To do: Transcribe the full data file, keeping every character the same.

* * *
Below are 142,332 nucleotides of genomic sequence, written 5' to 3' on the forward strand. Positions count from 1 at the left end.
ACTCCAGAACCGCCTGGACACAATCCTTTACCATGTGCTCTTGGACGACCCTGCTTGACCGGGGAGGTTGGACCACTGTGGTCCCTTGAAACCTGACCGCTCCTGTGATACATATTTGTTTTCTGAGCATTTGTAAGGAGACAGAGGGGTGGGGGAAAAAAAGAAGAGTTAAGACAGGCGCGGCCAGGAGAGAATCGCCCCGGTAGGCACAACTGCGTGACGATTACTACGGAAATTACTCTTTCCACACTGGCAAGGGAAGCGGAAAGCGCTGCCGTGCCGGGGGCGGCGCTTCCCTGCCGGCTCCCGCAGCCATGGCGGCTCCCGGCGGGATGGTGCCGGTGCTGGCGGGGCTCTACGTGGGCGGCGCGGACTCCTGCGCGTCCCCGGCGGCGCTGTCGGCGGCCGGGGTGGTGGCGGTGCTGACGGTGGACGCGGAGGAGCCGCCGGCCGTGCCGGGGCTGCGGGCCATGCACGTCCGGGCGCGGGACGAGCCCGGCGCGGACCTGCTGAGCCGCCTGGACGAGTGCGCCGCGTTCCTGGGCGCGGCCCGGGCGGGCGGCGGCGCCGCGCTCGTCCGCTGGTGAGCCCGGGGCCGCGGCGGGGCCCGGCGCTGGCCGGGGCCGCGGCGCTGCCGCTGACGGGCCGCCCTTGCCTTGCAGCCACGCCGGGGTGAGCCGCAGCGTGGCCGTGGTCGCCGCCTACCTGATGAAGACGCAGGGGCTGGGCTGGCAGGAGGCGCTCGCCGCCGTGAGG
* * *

Below are 142,332 nucleotides of genomic sequence, written 5' to 3' on the forward strand. Positions count from 1 at the left end.
ACTCCAGAACCGCCTGGACACAATCCTTTACCATGTGCTCTTGGACGACCCTGCTTGACCGGGGAGGTTGGACCACTGTGGTCCCTTGAAACCTGACCGCTCCTGTGATACATATTTGTTTTCTGAGCATTTGTAAGGAGACAGAGGGGTGGGGGAAAAAAAGAAGAGTTAAGACAGGCGCGGCCAGGAGAGAATCGCCCCGGTAGGCACAACTGCGTGACGATTACTACGGAAATTACTCTTTCCACACTGGCAAGGGAAGCGGAAAGCGCTGCCGTGCCGGGGGCGGCGCTTCCCTGCCGGCTCCCGCAGCCATGGCGGCTCCCGGCGGGATGGTGCCGGTGCTGGCGGGGCTCTACGTGGGCGGCGCGGACTCCTGCGCGTCCCCGGCGGCGCTGTCGGCGGCCGGGGTGGTGGCGGTGCTGACGGTGGACGCGGAGGAGCCGCCGGCCGTGCCGGGGCTGCGGGCCATGCACGTCCGGGCGCGGGACGAGCCCGGCGCGGACCTGCTGAGCCGCCTGGACGAGTGCGCCGCGTTCCTGGGCGCGGCCCGGGCGGGCGGCGGCGCCGCGCTCGTCCGCTGGTGAGCCCGGGGCCGCGGCGGGGCCCGGCGCTGGCCGGGGCCGCGGCGCTGCCGCTGACGGGCCGCCCTTGCCTTGCAGCCACGCCGGGGTGAGCCGCAGCGTGGCCGTGGTCGCCGCCTACCTGATGAAGACGCAGGGGCTGGGCTGGCAGGAGGCGCTCGCCGCCGTGAGG